Ken Boothe, OD (born 22 March 1948, Denham Town, Kingston, Jamaica) is a Jamaican recording artist.
Ken Boothe was born in the Denham Town area of Kingston in 1948, the youngest of seven children, and began singing in school. His recording career began in the late 1950s when he formed a duo with his neighbour Stranger Cole as ‘Stranger & Ken’, the first tracks released by them being “Hush Baby” on the B-side of Cole’s Island Records single “Last Love”, and the “Thick in Love” single on R&B Records, both in 1963. They released several more popular singles between 1963 and 1965, including “World’s Fair”, “Hush”, and “Artibella”. Boothe also recorded as a duo with Roy Shirley (as Roy & Ken), releasing the “Paradise” single in 1966.
His first solo tracks were recorded in 1966 after Clement “Coxsone” Dodd had signed him to the Studio One Label. He also recorded material for Phil Pratt and Sonia Pottinger the same year. He had almost immediate success with songs like “The Train Is Coming” (on which he was backed by The Wailers) and “Lonely Teardrops” and by the following year, Boothe and Alton Ellis had a successful UK tour with the Studio One session group, The Soul Vendors. Boothe was promoted as “Mr. Rock Steady” by Dodd during this period. Boothe continued to record for Dodd until 1970, when he switched to Leslie Kong’s Beverley’s Records, where his success continued with hits such as “Freedom Street” and “Why baby Why”.
Following Kong’s death, Boothe recorded for many of Jamaica’s top producers during the early 1970s, including Keith Hudson, Herman Chin Loy, Vincent “Randy” Chin, and Phil Pratt. He then formed the group Conscious Minds with B.B. Seaton.
Then under a new direction from record producer Lloyd Charmers, Boothe released “Everything I Own” on Trojan Records, which reached Number One in the UK Singles charts in 1974. The song, written by David Gates, was given a sympathetic light reggae feel and it received airplay and an appreciative audience in the West Indies and was regularly played on the radio stations of the UK due to its “crossover” appeal. David Gates’ own group, Bread, had had a minor UK hit with the song in the Spring of 1972, but it had only reached Number 32.
An unusual fact about Boothe’s cover version is that he sings ‘Anything I Own’, rather than ‘Everything I Own’ throughout, meaning that the title of the record is never sung. There have been other examples of this at Number One in the UK Singles Chart, such as “Bohemian Rhapsody”; “Unchained Melody”; “Annie’s Song”; “The Chicken Song”; and “Space Oddity”; but Boothe’s record is the only one on which the title should have been sung, but was not by mistake.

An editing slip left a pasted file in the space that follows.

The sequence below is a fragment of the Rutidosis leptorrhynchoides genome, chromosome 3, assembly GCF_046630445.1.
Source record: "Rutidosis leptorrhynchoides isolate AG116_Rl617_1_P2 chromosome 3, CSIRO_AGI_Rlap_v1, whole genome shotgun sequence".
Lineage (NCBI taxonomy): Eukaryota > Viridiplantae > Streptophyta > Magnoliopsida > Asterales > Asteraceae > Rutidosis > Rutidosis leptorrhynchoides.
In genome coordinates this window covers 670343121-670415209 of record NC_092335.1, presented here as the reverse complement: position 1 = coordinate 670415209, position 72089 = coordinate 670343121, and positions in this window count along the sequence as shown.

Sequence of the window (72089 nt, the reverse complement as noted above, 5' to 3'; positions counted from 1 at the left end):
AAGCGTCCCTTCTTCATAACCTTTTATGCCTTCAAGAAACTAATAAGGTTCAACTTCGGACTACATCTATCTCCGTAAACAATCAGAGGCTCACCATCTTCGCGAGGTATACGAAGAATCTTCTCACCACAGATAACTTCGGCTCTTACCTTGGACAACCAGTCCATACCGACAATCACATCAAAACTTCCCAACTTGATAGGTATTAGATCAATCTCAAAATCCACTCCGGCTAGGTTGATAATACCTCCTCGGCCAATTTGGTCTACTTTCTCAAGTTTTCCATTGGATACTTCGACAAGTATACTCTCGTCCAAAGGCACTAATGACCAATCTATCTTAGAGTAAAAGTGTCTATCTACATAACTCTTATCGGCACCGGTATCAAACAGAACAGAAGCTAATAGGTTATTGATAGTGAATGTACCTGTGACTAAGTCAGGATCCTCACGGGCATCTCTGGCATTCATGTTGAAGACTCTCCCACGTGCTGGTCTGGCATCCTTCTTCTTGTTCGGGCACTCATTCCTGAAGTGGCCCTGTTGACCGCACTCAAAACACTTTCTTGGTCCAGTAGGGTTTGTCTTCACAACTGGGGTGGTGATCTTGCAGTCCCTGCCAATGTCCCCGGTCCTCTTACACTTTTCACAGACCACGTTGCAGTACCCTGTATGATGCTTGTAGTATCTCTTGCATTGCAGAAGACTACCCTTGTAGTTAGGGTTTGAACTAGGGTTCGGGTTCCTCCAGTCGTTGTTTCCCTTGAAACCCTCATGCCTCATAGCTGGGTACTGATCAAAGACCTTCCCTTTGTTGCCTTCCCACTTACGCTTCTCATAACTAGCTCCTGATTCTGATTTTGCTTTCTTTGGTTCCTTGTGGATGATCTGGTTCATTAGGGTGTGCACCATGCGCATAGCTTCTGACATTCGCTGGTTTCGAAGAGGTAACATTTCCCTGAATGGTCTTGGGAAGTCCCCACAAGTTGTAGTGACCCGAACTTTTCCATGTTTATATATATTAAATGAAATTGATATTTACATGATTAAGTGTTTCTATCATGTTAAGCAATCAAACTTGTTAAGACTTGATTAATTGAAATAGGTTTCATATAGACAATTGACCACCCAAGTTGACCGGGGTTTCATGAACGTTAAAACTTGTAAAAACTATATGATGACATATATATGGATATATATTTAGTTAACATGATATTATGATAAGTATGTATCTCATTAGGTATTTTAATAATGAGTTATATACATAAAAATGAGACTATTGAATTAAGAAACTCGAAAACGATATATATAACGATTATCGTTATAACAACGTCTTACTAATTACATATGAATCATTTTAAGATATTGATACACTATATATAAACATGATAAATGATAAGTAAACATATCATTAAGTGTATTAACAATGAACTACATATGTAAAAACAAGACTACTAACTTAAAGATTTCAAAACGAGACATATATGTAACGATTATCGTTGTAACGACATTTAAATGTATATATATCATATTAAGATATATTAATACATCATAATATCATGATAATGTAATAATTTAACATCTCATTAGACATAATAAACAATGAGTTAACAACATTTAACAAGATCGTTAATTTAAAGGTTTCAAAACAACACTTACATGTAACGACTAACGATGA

Boothe only managed one more hit in the UK Chart during the 1970s, “Crying Over You”, which made Number 11, with Trojan Records’ collapse and a split with Charmers losing much of the momentum built up by his two hits.
In 1978, along with Dillinger and Leroy Smart, Boothe was referenced by lyricist Joe Strummer in The Clash’s track, “(White Man) In Hammersmith Palais”.
Boothe reunited with Charmers in the late 1970s when a revived Trojan Records released the albums Blood Brothers (first issued on LTD in 1976) and Who Get’s Your Love, but the reunion proved to be short-lived. He continued to record during the 1980s and had a few hits during 1986 and 1987.
In 1987, Boy George released a version of “Everything I Own” which charted or reached Number One in many countries. His rendition owed far more in styling to Boothe’s version than the original by Bread. This sparked renewed interest in Boothe’s version, which was reissued the same year, reaching number 88 in the UK.
In more recent times, Boothe has recorded for Bunny Lee, Phil Pratt, King Jammy, Pete Weston, Jack Ruby, Hugh “Red Man” James, Castro Brown and Tappa Zukie. Plus in 1995, he teamed up with Shaggy, for a new styled version of his old self penned track, “The Train Is Coming”, which appeared on the soundtrack of the film, Money Train.
A double-disc overview of Boothe’s Trojan years, Crying Over You, was released by the record label in 2001.
Boothe was awarded the Order of Distinction (OD) for his contribution to Jamaican music by the Jamaican government in 2003.